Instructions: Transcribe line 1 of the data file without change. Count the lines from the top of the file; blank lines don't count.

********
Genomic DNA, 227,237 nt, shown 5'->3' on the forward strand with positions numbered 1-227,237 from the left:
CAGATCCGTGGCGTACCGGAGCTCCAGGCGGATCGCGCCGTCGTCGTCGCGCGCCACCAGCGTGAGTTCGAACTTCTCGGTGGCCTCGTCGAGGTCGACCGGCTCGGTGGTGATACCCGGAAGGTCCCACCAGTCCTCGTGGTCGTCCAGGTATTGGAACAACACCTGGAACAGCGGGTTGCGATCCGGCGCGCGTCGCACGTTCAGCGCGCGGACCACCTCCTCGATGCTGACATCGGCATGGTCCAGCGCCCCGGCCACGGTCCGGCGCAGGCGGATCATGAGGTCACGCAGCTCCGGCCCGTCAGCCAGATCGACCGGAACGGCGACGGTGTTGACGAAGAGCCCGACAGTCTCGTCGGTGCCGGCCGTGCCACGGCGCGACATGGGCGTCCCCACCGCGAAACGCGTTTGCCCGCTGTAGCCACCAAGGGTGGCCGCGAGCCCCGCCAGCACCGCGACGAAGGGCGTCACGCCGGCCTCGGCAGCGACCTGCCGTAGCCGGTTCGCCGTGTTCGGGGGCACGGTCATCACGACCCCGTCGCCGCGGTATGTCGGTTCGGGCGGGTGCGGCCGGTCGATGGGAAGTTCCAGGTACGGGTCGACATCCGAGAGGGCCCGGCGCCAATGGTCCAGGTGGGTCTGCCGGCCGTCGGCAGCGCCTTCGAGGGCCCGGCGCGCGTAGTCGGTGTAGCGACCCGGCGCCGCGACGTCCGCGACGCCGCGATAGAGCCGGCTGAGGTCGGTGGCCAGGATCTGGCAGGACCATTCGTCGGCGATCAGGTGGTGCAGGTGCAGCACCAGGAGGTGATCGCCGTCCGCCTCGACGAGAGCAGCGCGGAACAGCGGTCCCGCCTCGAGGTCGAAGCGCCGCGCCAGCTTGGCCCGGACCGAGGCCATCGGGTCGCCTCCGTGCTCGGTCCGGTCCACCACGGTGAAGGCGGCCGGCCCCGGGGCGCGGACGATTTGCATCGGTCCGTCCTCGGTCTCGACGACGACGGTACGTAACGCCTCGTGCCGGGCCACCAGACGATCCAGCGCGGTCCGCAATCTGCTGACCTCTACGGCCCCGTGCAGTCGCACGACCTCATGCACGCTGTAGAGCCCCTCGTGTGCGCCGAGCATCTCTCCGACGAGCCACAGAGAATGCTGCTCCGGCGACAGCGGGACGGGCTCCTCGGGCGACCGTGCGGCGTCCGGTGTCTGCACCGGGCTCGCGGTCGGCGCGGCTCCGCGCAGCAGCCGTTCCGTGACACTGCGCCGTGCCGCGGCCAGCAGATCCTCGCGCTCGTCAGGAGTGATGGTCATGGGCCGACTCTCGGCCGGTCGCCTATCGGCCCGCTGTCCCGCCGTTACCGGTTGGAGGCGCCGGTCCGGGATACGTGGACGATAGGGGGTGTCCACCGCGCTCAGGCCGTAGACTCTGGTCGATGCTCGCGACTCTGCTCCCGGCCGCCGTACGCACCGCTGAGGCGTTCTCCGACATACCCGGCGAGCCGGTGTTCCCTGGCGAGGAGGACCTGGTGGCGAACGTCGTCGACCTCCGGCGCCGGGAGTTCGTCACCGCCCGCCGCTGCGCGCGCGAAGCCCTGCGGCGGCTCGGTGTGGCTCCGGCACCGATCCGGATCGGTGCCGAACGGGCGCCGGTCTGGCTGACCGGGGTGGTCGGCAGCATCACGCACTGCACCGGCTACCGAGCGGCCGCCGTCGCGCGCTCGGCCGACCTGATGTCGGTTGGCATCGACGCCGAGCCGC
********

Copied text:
Genomic DNA, 227,237 nt, shown 5'->3' on the forward strand with positions numbered 1-227,237 from the left: